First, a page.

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MM251 No digital display and fan runs constantly

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  • #46
    Do those display modules pop out? I have worked on an Extreme 12VS where they were soldered through the black standoffs to the board, and remember a guy with a Syncrowave 250 who could just pop them out. That way you can test them separately, and check underneath for broken leads before replacing Q3. If the LEDs are inoperational most any common anode 7 segment display module would work, but it may be worth replacing all six. It's hard to match the appearance - some displays have slanted numbers, some have rounded corners, and you usually can't just buy one anyways.

    D2 is a zener diode, probably a 1N4733A because it needs to clamp the voltage on that input line to a safe 5V for the micro input. The body of the diode has the numbers on it. I can see the "1N" and "47" on D2, so the last three digits should be just visible if you look at the side of D2. If not, D3 is the same diode. What do you get when you measure resistance or R2 in the opposite direction of how you measured it before?
    C5 is just a little monolithic ceramic filter capacitor, either 0.1uf (if you see a 104 on any of those capacitors) or 0.01uf (if you see a 103 on it). Either a 35V or 50V one should work for that line.

    Q3 is probably a 2N3906, but you should be able to make out it's component number on the flat face. It sometimes takes scratching the conformal coating off with your fingernail to read it.

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    • #47
      Originally posted by jjohn76 View Post
      Do those display modules pop out? I have worked on an Extreme 12VS where they were soldered through the black standoffs to the board, and remember a guy with a Syncrowave 250 who could just pop them out. That way you can test them separately, and check underneath for broken leads before replacing Q3. If the LEDs are inoperational most any common anode 7 segment display module would work, but it may be worth replacing all six. It's hard to match the appearance - some displays have slanted numbers, some have rounded corners, and you usually can't just buy one anyways.

      D2 is a zener diode, probably a 1N4733A because it needs to clamp the voltage on that input line to a safe 5V for the micro input. The body of the diode has the numbers on it. I can see the "1N" and "47" on D2, so the last three digits should be just visible if you look at the side of D2. If not, D3 is the same diode. What do you get when you measure resistance or R2 in the opposite direction of how you measured it before?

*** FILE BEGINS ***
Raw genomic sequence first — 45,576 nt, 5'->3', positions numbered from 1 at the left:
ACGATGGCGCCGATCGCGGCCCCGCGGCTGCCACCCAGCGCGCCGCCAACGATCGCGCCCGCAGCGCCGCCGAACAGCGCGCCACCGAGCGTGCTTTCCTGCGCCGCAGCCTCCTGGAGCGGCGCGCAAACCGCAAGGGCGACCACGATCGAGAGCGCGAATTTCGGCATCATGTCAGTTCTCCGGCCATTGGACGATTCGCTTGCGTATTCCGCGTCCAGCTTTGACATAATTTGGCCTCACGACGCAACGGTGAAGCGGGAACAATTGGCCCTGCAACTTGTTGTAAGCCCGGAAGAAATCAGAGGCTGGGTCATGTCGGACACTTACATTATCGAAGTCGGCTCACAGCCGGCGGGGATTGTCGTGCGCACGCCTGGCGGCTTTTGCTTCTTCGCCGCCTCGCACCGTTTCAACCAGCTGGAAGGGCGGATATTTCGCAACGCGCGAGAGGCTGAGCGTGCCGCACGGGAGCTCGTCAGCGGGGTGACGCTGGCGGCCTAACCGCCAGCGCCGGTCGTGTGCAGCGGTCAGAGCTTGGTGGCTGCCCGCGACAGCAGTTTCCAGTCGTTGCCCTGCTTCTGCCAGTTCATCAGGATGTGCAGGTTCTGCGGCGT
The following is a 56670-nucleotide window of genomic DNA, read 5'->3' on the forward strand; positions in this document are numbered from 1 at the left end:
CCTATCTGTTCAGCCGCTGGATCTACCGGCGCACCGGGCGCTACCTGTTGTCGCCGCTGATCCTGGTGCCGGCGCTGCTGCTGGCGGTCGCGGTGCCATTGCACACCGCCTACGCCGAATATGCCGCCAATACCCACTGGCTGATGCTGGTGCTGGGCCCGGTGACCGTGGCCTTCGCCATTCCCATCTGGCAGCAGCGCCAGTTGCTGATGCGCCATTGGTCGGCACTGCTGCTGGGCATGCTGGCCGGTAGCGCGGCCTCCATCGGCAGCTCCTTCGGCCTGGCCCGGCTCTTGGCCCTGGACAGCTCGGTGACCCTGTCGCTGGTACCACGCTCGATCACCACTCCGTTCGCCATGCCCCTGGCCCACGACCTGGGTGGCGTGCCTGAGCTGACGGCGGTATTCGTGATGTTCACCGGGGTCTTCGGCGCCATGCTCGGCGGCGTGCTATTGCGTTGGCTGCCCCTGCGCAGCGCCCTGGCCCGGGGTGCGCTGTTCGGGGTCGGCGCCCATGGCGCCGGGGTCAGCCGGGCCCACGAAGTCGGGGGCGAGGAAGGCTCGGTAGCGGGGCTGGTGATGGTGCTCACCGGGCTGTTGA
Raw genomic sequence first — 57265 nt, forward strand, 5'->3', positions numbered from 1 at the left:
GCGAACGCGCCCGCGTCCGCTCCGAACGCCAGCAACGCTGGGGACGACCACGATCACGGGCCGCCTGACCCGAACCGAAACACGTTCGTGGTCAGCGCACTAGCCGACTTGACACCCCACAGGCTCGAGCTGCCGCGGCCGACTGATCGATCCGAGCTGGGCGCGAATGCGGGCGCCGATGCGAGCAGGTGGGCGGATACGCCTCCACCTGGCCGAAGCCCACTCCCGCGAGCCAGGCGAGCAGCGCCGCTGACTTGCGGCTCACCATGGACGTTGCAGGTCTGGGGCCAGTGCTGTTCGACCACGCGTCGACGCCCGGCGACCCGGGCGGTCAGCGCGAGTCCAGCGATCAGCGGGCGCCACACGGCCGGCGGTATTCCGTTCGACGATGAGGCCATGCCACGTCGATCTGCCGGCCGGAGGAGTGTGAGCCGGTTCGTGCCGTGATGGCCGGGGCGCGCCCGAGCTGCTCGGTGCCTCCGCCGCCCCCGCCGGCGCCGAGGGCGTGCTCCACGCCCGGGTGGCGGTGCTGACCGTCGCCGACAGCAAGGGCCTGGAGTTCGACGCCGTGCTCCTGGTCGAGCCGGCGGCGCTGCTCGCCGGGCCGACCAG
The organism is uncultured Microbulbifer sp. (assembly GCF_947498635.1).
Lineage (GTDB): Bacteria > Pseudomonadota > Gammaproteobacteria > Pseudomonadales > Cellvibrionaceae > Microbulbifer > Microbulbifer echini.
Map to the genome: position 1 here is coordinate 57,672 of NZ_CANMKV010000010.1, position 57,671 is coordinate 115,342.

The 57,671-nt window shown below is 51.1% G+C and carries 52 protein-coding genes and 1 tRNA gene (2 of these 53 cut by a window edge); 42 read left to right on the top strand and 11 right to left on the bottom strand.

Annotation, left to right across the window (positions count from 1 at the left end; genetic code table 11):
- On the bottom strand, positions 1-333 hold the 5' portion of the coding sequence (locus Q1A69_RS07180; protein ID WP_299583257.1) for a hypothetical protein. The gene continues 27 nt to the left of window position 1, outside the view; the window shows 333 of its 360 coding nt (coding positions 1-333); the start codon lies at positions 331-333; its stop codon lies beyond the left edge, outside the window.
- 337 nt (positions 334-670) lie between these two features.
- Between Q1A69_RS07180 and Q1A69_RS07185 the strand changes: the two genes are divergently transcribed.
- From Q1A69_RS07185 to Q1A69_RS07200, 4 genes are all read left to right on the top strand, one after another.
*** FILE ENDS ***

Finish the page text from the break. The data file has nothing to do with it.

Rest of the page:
C5 is just a little monolithic ceramic filter capacitor, either 0.1uf (if you see a 104 on any of those capacitors) or 0.01uf (if you see a 103 on it). Either a 35V or 50V one should work for that line.

      Q3 is probably a 2N3906, but you should be able to make out it's component number on the flat face. It sometimes takes scratching the conformal coating off with your fingernail to read it.
      As best I can tell, the modules don't pop out. I pulled on them and found no sign of movement.

      When I measure R2 one way I get 6.76K Ohms and 6.70 the other way. When I measure R3 the same way I get 35.54K and 39.17K Ohms.

      D2 and D3 are marked 1N4732A. That appears easy to find.

      C5 is marked BC 019 and nothing else. After spending some time on Mouser I have it narrowed down, but can't tell whether it's 0.1uf or 0.01uf. All the others on the board have different numbers on them.

      Q3 has multiple lines of text on it. It's got a big F (Fairchild, I'm guessing) then D117 on the top line, then TN on the middle line and 2907A on the bottom line. My searches show TN2907A as obsolete, and I haven't found a cross-reference yet. Doing that sort of search makes my head hurt...lol.

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      • #48
        Were you able to get every light segment to light up if you power directly with your diode tester? You should have a capacitance tester on your multimeter. It looks like that transistor is PNP in a TO-226 package, needs at least 60V and 800mA continuous current.

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        • #49
          Originally posted by jjohn76 View Post